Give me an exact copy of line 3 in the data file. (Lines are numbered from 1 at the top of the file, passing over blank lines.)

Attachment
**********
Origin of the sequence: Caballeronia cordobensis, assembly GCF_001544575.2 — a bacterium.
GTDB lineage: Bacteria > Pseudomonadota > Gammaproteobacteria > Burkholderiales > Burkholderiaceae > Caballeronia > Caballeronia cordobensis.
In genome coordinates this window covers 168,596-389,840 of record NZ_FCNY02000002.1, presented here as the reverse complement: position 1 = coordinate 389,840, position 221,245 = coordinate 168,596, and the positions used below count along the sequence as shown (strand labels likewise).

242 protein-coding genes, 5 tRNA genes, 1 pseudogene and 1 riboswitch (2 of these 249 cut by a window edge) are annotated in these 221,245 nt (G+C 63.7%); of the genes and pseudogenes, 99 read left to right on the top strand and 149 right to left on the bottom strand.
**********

In genome coordinates this window covers 168,596-389,840 of record NZ_FCNY02000002.1, presented here as the reverse complement: position 1 = coordinate 389,840, position 221,245 = coordinate 168,596, and the positions used below count along the sequence as shown (strand labels likewise).